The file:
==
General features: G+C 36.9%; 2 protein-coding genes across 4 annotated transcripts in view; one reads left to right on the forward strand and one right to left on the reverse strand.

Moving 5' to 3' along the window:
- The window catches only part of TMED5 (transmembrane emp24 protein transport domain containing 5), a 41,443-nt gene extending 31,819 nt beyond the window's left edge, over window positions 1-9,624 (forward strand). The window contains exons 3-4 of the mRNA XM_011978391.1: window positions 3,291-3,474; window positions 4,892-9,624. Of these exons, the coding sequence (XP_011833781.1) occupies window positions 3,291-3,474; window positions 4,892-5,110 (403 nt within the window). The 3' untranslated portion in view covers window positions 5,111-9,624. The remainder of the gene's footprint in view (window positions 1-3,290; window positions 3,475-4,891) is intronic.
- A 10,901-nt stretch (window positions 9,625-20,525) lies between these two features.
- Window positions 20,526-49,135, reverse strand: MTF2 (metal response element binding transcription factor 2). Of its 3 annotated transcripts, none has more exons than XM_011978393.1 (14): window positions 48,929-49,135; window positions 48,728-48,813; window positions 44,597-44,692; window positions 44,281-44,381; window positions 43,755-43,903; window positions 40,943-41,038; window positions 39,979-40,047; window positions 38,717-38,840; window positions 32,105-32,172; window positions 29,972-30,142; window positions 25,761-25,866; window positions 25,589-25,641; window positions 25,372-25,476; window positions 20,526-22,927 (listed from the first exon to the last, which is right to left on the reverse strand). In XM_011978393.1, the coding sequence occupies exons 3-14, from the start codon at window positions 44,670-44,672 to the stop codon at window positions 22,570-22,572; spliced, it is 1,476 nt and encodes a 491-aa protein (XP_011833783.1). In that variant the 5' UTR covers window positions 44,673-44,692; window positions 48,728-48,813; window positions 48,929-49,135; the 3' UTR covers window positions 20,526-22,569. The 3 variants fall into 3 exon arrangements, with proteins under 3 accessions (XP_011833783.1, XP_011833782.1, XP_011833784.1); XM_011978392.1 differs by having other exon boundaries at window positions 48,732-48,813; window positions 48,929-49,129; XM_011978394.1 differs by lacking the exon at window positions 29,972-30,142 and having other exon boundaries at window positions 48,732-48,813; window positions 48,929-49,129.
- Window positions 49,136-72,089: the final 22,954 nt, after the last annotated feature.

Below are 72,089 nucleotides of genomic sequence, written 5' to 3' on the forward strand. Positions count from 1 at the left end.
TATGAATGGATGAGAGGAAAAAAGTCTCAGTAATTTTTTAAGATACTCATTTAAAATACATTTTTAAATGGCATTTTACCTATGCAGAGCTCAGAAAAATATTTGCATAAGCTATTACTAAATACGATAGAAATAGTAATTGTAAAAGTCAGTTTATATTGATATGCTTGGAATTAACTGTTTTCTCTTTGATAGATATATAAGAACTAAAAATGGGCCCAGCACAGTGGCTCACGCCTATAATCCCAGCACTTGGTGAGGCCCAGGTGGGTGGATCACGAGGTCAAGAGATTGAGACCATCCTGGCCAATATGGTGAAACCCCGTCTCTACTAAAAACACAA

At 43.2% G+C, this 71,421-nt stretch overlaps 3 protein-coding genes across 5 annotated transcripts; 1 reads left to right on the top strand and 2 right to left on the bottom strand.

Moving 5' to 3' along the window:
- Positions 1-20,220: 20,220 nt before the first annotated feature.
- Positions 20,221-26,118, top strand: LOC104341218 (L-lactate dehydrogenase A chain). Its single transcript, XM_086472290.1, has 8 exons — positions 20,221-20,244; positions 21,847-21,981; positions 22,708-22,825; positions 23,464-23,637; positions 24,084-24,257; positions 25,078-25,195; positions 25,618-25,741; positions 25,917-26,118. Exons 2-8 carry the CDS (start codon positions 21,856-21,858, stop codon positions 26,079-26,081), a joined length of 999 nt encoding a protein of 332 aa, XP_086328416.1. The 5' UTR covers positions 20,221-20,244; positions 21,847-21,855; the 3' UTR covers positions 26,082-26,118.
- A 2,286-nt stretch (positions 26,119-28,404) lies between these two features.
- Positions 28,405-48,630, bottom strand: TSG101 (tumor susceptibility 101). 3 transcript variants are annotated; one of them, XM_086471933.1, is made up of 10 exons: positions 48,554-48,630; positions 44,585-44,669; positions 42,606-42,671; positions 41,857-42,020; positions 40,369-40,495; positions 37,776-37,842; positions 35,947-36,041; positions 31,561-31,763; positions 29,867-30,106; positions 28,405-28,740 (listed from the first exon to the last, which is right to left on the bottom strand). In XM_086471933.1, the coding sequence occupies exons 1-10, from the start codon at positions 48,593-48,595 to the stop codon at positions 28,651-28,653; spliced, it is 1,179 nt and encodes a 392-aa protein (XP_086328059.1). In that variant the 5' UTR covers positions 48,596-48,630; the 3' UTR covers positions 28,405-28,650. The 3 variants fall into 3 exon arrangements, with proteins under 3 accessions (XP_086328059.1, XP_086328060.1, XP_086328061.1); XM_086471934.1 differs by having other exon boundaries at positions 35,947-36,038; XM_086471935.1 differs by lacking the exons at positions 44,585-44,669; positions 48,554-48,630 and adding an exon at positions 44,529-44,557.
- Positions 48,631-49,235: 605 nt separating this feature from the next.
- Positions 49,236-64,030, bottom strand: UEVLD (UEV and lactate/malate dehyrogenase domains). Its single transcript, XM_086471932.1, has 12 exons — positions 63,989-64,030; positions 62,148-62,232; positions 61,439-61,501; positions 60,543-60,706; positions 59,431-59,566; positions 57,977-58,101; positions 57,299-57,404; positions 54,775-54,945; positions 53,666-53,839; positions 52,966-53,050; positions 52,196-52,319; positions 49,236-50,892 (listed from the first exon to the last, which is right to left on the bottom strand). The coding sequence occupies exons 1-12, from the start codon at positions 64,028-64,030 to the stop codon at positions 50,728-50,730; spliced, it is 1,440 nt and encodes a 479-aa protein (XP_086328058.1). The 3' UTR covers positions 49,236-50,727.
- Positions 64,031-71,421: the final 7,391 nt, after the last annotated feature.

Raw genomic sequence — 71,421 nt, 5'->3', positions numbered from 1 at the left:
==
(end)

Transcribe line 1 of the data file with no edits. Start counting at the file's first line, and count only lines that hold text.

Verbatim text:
General features: G+C 36.9%; 2 protein-coding genes across 4 annotated transcripts in view; one reads left to right on the forward strand and one right to left on the reverse strand.